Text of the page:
The bill cutting down immigration to the United States for the next two years to ten per cent. of the existing quotas, sponsored by the United States Secretary of State, Mr. Stimson (against which Congressman La Guardia of New York protested at yeaterday’s meeting of the Hias held to commemorate fifty years of Jewish mass immigration to the United States), was passed today by the House of Represontatives by 295 votes against 86.
The bill goes to the Senate to-morrow, where an effort is to be made to rush it through. There may be some opposition there, however, which will hold up its adoption until Wodnesday, when Congress is to adjourn until December, in which case the bill would be shelved for the time being.
In its original form, the bill as submitted to Congress on its reopening last December by Senator Reed, the Chairman of the Senate Immigration Committee, and Congressman Johnson, the Chairman of the Immigration Committee of the House of Representatives, proposed the complete stoppage of all immigration for two years as a means of combating the present unemployment in the country, admitting only near relatives of citizens or of aliens legally resident in the country.
Secretary Stimson declared himself opposed to the Reed and Johnson Bills, on the ground that they would alter the present immigration policy which is based on national origins, because the proportion of immigration from Northern and Western Europe over Southern and Eastern Europe would be materially changed, and he proposed instead the measure which has now been approved by the House, reducing by 90 per cent. the number of aliens admitted under the present quota law.
Jewish Organisations in the United States, including the American Jewish Committee, the American Jewish Congress, and the Hias, as well as bodies like the Federal Council of Churches of Christ in America, the Y.M.C.A., and the Immigrants’ Protective League have made representations to Secretary Stimson against immigration legislation that would “raise additional barriers to the admission and reunion of families of citizens or aliens already in the United States”. In a joint letter which these organisations sent to Secretary Stimson they argued that to raise any additional barriers to the reunion of immigrant families would be inhuman and “against our self-interest as a nation”, since “the resident alien who has his family here has a greater stake in the country”.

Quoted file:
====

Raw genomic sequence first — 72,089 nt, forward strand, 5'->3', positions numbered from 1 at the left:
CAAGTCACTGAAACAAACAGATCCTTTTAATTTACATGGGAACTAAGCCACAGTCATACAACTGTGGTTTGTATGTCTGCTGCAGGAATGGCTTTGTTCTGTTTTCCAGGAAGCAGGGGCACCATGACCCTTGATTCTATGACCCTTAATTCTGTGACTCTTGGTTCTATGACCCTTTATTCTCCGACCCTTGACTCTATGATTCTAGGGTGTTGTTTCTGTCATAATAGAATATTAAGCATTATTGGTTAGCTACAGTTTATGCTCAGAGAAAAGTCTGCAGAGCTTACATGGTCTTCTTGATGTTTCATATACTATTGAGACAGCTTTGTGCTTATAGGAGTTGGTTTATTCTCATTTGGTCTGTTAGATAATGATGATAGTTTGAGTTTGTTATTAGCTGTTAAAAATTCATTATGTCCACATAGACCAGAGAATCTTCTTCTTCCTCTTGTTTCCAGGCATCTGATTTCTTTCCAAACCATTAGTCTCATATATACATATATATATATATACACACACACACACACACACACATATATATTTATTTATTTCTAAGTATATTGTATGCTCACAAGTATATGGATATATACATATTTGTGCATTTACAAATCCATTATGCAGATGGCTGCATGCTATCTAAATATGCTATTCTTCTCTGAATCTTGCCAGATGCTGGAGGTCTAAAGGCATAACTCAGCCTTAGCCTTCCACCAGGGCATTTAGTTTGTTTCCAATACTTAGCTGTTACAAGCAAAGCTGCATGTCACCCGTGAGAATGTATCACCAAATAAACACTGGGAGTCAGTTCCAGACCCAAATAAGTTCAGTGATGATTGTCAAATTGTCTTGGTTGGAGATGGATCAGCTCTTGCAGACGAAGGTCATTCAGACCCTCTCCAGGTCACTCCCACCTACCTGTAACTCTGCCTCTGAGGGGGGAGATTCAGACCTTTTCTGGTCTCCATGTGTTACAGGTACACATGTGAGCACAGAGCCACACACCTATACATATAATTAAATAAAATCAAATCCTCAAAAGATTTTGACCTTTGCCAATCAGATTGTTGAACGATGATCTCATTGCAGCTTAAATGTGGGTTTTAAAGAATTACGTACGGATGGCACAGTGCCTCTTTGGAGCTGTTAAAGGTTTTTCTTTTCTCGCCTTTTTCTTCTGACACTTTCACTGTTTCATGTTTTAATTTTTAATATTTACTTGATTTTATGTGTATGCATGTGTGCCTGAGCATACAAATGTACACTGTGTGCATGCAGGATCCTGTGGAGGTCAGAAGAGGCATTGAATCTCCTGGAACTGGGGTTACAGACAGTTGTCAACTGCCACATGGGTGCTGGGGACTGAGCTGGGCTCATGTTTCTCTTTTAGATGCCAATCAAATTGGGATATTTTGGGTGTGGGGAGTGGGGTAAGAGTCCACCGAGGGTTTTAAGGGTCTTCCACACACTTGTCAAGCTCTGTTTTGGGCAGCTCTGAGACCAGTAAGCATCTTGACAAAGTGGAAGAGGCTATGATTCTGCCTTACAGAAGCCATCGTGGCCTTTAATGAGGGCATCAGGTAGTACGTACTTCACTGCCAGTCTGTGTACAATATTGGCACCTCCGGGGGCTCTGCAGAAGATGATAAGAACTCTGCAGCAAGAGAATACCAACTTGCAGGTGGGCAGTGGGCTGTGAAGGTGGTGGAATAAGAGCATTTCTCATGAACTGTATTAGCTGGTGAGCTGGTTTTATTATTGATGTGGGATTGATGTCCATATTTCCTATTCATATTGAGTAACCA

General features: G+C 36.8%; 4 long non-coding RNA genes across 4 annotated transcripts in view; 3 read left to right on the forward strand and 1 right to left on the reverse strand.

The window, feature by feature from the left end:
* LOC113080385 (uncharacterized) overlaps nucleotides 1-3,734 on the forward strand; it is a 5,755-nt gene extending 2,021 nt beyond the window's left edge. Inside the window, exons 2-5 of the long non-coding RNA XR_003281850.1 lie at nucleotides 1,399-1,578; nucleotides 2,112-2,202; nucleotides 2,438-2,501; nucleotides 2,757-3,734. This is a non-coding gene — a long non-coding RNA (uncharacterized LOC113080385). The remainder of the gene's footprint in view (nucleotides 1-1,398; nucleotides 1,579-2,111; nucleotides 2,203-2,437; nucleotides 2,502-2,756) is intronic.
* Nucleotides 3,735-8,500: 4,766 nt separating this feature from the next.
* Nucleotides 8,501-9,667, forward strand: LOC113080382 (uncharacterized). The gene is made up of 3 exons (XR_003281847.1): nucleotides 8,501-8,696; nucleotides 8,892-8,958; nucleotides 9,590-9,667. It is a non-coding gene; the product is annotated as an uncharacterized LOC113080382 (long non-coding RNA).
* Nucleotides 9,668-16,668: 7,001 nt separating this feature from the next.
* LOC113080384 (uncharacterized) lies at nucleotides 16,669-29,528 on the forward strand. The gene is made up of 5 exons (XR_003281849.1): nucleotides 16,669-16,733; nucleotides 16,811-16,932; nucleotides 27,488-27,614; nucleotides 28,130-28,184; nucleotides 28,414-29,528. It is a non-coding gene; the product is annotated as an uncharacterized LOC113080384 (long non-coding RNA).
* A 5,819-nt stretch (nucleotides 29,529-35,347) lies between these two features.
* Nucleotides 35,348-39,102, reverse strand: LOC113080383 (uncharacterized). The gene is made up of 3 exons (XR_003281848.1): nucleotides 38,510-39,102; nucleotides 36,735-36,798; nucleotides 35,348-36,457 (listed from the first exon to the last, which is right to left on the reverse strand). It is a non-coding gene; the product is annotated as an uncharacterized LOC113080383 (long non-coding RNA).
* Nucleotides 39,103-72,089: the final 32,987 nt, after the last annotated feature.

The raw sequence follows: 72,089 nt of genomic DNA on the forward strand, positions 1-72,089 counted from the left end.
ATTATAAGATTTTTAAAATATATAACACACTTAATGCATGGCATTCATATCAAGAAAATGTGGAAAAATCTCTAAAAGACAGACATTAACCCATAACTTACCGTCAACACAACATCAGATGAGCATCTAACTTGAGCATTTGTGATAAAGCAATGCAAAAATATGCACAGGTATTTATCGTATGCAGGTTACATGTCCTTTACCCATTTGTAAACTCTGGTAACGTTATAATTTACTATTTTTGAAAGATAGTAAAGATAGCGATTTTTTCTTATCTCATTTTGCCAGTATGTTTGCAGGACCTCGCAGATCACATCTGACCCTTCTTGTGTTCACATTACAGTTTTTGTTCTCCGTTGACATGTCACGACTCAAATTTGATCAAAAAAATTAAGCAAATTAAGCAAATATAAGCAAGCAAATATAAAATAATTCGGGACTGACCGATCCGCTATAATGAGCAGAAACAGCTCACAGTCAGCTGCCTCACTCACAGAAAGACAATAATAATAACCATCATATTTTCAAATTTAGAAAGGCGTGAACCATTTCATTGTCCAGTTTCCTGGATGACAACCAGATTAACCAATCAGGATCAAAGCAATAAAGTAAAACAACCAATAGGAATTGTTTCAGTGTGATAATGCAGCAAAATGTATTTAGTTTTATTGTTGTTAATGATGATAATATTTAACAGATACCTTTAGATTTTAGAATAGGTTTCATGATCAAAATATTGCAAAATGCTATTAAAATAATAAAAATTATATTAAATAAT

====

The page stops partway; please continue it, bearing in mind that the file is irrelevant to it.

The Administrative committee of the American Jewish Congress urged all its members to register their opposition to the bill on the ground that this legislation is unnecessary and that the instructions issued by President Hcover to American Consuls abroad have already limited the entrance of new immigrants largely to relatives of persons already in the country.
Miss Celie Razovsky, of the National Council of Jewish Women, said when she appeared as a withess before the Congress Immigration Committee that during 1929 247 million dollars were sent from the United States to relative abroad, and it would be much better to admit the relatives and keep the money in the country.
After the first Quota Law of 1921-22, Jewish emigration to the United States fell from 120,000 in 1921 to about 50,000 annually, the United Jewish Emigration Organisation Hicem stated in a report issued last month. After the U.S. Immigration Law of 1924, the report went on, immigration to the United States amounted for the first two years to no more than 10,000 annually, and in the last three years it has been about 12,000 annually.
The Archive of the Jewish Telegraphic Agency includes articles published from 1923 to 2008. Archive stories reflect the journalistic standards and practices of the time they were published.